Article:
October 10, 2020 until March 28, 2021
Presentation of the collection
Just like the hungry lion throws itself onto the Antilope in Henri Rousseau's painting, at the Fondation Beyeler we also feel a powerful hunger. We are hungry for art! Especially in tumultuous times like these, it is nice to remember how exciting and fascinating art is. The new collection presentation shows a selection of legendary paintings and sculptures in eight rooms- all of them masterpieces of classical modernism or contemporary art. Melancholy is usually at the beginning of creativity, and the magnificent works that are now once again on show at the Fondation Beyeler bear witness to this.
The equally iconic and fragile silhouettes by Henri Matisse are finally on display again, including Nu bleu I, whose elegance and spatial presence never cease to amaze. The group of figures that Alberto Giacometti originally conceived for the Chase Manhattan Plaza in New York in the late 1950s will also be on display. The "Homme qui marche", which was depicted on the 100 franc note for a long time, is part of this ensemble. In addition, a separate room is dedicated to Louise Bourgeois, who was well acquainted with Giacometti and who expanded the concept of sculpture by making the unconscious, if not visible, at least tangible.
Other highlights include the meeting of Wassily Kandinsky and Paul Klee, whose extraordinary friendship is being honoured in this manner for the first time at the Fondation Beyeler. Three very touching paintings that Vincent van Gogh painted shortly before his death will be exhibited together and enter into a dialogue with works by Paul Cézanne and Edward Hopper. Abstract Expressionism will be the focus of a further room, which will present works by Willem de Kooning, Clyfford Still and Sam Francis as well as a large-format painting by Joan Mitchell.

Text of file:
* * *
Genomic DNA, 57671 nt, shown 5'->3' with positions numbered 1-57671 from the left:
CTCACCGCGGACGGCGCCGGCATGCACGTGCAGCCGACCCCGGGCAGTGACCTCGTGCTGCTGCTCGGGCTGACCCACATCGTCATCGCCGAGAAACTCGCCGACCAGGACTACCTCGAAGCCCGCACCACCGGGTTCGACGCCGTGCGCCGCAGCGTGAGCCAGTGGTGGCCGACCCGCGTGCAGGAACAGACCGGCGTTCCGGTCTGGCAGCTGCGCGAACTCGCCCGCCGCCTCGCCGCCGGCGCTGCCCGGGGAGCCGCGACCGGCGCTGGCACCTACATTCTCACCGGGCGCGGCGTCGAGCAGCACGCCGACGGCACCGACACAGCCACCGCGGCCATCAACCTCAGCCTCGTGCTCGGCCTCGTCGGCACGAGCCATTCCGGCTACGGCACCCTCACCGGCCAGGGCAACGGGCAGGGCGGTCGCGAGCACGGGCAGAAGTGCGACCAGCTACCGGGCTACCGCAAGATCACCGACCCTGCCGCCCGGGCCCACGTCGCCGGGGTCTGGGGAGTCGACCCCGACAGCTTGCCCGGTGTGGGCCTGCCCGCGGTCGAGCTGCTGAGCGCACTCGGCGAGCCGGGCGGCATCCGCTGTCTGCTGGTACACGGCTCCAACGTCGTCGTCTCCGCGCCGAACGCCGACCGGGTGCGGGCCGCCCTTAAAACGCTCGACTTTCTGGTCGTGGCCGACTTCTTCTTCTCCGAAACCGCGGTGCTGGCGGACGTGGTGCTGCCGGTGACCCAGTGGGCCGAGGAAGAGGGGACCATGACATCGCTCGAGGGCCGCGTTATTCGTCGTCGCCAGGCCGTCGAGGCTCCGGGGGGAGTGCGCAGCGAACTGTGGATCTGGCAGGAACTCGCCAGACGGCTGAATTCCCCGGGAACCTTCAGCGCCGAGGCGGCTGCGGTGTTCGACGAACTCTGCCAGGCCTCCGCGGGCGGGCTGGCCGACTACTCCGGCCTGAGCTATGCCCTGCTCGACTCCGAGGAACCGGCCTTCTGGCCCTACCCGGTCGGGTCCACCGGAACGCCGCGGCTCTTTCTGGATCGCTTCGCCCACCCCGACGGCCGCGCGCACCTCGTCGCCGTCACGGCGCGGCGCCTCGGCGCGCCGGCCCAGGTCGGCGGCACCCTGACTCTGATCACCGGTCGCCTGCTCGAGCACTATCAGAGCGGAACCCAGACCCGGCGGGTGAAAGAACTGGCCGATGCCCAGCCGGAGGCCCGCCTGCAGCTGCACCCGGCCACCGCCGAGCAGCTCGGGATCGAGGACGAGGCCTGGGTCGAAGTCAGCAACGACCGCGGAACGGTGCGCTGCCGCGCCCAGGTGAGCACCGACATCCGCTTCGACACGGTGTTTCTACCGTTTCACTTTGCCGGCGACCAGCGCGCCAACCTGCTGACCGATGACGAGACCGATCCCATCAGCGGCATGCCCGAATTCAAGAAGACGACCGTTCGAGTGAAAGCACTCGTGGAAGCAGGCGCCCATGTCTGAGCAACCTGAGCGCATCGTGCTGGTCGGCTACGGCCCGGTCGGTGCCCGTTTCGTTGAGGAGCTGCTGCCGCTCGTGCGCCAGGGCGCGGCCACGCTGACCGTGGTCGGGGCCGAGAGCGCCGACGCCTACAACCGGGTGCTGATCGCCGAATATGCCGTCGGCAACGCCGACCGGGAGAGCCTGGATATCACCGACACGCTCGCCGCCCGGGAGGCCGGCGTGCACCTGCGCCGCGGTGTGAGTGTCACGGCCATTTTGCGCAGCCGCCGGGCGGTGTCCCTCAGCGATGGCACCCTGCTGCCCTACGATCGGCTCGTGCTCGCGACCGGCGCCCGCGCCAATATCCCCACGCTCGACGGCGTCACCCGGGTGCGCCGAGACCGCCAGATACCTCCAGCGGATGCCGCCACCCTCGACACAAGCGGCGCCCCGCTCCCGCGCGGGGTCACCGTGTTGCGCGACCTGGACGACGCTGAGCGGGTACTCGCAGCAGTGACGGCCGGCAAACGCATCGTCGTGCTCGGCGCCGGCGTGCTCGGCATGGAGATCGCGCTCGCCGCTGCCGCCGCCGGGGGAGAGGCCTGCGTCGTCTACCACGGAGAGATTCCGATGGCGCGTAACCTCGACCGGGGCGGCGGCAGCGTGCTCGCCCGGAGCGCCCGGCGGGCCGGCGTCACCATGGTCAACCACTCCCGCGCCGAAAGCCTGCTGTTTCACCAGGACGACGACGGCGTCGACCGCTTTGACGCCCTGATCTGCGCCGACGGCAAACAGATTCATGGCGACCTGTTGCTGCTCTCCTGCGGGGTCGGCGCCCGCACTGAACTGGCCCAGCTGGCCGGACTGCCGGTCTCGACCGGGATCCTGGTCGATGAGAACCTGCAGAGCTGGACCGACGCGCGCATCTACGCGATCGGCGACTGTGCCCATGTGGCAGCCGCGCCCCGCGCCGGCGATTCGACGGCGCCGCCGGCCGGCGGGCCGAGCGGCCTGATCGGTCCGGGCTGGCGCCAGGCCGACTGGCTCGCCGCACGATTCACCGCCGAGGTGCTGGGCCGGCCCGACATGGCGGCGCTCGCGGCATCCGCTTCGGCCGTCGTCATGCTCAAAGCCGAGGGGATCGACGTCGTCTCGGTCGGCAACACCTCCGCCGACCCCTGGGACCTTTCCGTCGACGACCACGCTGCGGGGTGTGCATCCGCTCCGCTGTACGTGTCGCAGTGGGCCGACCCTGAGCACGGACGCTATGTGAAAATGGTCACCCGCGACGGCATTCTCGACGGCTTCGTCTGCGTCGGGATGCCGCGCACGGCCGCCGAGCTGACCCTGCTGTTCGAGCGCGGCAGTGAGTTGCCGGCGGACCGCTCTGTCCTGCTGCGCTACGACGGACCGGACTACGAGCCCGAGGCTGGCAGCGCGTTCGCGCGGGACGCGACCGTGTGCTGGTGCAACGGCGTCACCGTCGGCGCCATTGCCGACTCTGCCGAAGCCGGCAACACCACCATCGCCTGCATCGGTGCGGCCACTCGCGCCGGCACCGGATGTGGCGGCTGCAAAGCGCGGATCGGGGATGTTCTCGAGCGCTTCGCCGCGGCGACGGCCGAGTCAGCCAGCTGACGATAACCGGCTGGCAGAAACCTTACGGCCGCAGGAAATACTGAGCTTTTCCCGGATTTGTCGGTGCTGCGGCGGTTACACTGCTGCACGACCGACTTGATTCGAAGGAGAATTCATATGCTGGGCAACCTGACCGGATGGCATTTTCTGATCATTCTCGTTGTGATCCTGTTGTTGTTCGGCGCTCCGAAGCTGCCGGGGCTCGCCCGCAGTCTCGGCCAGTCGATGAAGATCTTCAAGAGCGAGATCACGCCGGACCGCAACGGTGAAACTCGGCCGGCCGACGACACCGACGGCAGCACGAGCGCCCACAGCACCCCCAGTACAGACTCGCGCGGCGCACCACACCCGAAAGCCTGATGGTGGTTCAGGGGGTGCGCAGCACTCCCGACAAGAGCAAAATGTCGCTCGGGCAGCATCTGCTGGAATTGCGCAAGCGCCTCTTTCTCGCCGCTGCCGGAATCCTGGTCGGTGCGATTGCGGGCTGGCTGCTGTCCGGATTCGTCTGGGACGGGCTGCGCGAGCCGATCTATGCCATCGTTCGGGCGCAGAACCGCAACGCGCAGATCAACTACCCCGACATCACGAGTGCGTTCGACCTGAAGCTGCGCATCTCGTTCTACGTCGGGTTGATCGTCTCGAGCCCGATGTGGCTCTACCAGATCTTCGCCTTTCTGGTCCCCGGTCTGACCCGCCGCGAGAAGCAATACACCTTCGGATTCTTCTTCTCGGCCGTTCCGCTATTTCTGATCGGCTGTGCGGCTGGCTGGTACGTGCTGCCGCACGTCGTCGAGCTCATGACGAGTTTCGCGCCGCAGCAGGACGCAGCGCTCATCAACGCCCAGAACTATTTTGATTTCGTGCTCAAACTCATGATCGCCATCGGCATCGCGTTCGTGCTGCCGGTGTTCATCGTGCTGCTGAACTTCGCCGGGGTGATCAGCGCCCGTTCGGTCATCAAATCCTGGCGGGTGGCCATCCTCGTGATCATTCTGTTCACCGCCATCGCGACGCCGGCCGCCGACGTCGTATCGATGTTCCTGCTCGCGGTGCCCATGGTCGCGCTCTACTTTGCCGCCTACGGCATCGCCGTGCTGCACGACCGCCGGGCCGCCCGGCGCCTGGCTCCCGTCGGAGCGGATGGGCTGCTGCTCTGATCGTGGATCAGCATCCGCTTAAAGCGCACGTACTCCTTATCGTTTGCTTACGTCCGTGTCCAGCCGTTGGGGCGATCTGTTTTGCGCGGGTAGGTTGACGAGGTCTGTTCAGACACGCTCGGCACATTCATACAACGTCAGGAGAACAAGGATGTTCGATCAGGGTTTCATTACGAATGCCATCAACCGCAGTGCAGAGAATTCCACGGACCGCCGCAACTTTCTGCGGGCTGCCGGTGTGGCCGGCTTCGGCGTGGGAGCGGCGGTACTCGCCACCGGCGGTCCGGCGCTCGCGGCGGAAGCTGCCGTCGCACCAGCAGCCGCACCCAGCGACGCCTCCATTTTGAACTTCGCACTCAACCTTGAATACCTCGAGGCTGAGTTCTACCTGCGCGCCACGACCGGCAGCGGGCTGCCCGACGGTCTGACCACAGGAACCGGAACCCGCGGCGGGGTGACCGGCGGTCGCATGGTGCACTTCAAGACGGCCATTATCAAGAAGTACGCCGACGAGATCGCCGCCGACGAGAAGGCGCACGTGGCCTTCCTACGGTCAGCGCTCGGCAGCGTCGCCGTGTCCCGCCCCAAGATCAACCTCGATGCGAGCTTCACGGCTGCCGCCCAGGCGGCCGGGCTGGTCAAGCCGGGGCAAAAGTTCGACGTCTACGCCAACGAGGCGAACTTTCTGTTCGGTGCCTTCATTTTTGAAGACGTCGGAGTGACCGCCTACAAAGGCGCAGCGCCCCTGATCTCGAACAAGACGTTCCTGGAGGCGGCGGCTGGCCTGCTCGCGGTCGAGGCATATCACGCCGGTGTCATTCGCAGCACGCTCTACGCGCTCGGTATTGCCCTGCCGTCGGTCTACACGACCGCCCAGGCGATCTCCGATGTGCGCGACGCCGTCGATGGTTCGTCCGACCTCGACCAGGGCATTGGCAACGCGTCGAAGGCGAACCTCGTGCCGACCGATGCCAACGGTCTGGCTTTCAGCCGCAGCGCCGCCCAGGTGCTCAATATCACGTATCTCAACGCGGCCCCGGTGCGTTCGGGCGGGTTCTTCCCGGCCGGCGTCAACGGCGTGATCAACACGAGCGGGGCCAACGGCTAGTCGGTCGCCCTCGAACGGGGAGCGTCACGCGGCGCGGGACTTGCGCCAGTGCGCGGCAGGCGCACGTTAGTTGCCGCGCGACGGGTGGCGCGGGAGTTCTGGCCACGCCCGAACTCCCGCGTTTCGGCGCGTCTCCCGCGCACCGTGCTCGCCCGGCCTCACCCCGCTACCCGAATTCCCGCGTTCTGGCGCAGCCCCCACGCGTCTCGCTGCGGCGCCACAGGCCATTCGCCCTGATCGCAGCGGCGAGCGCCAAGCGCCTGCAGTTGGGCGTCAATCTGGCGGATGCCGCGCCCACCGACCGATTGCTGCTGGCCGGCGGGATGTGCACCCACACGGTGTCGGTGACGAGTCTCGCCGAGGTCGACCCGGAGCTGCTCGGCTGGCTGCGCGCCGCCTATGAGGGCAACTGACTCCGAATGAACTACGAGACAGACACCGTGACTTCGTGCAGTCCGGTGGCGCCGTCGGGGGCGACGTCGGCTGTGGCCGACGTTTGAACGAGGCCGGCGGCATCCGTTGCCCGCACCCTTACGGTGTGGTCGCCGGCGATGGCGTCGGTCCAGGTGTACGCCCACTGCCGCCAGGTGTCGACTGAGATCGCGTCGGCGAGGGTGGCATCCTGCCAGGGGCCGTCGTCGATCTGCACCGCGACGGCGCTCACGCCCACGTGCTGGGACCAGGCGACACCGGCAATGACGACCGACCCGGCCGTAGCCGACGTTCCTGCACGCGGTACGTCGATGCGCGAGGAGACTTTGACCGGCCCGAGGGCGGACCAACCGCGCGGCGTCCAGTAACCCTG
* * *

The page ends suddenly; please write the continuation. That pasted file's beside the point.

For the first time we will be showing one of the most recent acquisitions of the Fondation Beyeler collection: the moving sound installation "Seven Tears" by Susan Philipsz, which refers to the composition of the same name by Shakespeare's contemporary John Dowland and deals with the states of mind - accompanied by tears - between great joy and deep sorrow. Too melancholic? Not at all! Melancholy is usually at the beginning of creativity, and the magnificent works that are now once again on show at the Fondation Beyeler bear witness to this.
The exhibition is being supported by: